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Indie Publishing: Lessons Learned in Audiobooks

As an indie author, I want to share my experiences and the lessons I learned from creating three audiobooks (so far). Each time, taught me new tricks I learned from pain points that may be useful to some of you.

This is my third post about audiobooks, proceed by a how-to and the personal aspects of transforming my written words into spoken form. While I devoured everything I could about creating audiobooks ahead of time, there were some aspects I wasn’t prepared for. I recommend that you do your own research before going down this route. Here, I'll try to add to your arsenal.

Note: My experience is with Sci-Fi Novels, so it may not apply to non-fiction or other genres.


The initial process of bringing a narrator onto my team was exactly like before. I wrote out the details, gave a synopsis of the book, described the characters in the 4-5 minute sample script they'd read, and laid out the marketing I'd do. It was easier this time because I used my first round as a template for the next ones.

ENLIST YOUR ALLIES Selecting the right narrator to create an exceptional audiobook is one of the hardest steps/decision for an author has to to make in the whole process. It's nerve-wracking and influences the rest of the process. On my first book, I chose the narrator all by myself. It made sense becauseI knew my novel better than anyone, right? I had a strong sense of what I was going for. I am happy with the result, but there was room for improvement.

The second and third time around, I enlisted my critique partners and beta readers to help me decide. Admitting that there is a difference between what I wrote and what readers perceived took a mound of humble pie. But humble pie I ate. After all, who is the audiobook for? If it wasn't for an audience, then I would have had it narrated, not published.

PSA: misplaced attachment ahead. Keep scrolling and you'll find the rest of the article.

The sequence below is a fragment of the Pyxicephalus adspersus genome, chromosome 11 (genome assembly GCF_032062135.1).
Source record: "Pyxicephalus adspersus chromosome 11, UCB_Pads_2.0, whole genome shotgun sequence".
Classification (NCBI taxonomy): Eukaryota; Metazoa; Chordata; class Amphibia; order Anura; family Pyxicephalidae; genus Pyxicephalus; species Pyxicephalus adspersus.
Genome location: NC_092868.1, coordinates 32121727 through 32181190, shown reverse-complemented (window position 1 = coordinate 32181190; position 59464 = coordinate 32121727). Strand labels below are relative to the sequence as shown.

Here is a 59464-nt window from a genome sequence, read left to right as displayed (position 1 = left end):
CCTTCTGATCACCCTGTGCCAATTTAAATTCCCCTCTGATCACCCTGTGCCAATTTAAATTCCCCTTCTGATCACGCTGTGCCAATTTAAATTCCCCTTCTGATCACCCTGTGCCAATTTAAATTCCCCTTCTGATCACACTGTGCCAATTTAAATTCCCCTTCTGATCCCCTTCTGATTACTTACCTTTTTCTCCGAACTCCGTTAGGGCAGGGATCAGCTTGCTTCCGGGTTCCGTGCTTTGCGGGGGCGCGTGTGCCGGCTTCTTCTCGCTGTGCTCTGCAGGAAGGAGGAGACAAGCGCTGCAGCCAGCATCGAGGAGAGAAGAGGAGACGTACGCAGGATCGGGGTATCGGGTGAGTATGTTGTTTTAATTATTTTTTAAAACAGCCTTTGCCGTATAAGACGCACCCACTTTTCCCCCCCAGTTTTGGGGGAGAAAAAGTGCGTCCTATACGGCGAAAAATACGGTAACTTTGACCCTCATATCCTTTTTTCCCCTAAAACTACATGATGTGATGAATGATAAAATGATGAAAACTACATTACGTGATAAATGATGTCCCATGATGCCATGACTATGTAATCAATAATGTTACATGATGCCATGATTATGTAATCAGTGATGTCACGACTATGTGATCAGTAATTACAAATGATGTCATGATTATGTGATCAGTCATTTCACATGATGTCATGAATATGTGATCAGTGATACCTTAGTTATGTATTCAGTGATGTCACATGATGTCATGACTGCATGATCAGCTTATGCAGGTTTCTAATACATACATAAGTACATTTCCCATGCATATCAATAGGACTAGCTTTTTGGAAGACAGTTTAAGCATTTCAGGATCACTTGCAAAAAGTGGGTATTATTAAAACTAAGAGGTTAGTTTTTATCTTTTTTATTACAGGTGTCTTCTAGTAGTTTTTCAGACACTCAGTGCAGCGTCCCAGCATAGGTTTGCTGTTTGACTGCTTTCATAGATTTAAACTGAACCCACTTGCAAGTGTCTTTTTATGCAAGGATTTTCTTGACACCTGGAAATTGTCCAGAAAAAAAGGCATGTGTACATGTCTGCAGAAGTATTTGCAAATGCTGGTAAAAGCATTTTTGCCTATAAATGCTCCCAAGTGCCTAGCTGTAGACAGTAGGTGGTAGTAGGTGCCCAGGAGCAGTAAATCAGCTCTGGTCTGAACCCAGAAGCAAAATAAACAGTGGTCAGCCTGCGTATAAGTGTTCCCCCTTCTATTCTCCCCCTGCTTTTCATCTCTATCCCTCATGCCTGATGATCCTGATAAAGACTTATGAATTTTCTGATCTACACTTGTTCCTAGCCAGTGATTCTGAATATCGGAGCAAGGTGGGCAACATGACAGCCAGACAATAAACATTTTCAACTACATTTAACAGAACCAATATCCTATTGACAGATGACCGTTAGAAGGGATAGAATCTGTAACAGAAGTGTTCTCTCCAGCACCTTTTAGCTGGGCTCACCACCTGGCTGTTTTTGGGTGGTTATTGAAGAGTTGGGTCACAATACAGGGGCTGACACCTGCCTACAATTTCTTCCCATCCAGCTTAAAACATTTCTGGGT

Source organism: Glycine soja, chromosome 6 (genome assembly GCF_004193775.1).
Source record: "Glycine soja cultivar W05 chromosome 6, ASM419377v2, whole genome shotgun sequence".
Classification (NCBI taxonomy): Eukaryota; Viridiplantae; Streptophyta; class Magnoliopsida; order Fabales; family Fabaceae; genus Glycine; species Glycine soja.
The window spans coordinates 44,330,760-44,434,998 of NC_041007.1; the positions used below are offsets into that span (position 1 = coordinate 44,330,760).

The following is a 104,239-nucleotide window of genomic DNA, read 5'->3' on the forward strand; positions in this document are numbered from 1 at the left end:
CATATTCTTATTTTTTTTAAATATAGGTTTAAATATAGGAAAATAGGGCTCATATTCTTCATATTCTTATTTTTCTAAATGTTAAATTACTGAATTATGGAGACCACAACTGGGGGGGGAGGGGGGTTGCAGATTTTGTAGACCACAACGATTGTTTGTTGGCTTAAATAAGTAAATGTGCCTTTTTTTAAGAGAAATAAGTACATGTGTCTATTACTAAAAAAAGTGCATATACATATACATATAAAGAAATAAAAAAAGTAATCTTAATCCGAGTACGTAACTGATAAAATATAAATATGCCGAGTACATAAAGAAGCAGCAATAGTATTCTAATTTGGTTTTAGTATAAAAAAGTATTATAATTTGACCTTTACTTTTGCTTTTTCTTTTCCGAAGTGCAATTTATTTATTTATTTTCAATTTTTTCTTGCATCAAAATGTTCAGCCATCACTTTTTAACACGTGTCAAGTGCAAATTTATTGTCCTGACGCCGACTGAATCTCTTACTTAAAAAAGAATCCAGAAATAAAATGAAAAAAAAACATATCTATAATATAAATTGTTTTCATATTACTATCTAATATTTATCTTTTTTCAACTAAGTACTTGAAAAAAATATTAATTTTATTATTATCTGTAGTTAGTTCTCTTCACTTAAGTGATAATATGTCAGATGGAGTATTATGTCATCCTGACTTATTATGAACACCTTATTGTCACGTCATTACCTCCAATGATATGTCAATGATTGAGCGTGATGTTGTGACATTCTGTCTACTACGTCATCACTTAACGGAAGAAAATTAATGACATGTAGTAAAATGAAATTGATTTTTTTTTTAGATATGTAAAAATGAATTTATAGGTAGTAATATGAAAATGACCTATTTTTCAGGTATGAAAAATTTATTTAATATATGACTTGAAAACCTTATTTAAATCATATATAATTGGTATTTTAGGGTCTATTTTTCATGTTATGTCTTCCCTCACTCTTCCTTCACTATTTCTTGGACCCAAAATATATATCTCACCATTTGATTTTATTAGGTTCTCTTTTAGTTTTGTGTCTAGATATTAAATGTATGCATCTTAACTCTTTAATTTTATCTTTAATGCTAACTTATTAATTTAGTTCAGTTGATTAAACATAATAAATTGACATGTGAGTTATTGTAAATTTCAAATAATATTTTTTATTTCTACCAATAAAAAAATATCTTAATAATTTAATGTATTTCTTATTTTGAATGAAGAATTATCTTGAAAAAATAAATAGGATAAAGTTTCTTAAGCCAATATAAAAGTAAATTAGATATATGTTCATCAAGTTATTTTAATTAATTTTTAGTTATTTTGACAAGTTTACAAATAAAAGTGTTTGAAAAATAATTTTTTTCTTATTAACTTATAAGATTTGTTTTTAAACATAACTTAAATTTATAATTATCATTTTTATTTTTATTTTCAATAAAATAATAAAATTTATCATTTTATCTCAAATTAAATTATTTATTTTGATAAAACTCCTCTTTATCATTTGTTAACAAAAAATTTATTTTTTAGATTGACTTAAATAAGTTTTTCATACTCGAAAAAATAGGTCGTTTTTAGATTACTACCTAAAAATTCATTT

Like before, I weeded out the obviously weak auditions, then whittled it down to a handful of excellent samples, making sure to include different styles, including ones that I wasn’t thrilled about. I asked my beta readers to listen to them and choose their top two. Humble pie made its way onto the menu again. One narrator got nearly unanimous support as number one with a few side votes counting for a second. They were the ones I thought would be last and dead last in the bunch.

Suggestion: Be prepared to be wrong. You're too close to the words.

SECOND AUDITION Being more comfortable with this go around, I thanked the everyone else for auditioning and asked the top two narrators to record second takes. I provided a few small notes from my beta readers (not me) and they happily sent me a new audition.

Boy, was I surprised. One sent in not one, but two new auditions, saying that the latter one was "kinda out there, but could be great." He completely transformed one of the two main characters. At first, it was hard to leap the gap between the voice in my head and this over-the-top voice. Yet, it was outrageous in a way that fit the character perfectly. This narrator didn’t just provide a wonderful safe version, he put himself out there and showed he could embrace and embody the sardonic humor I intended for that character.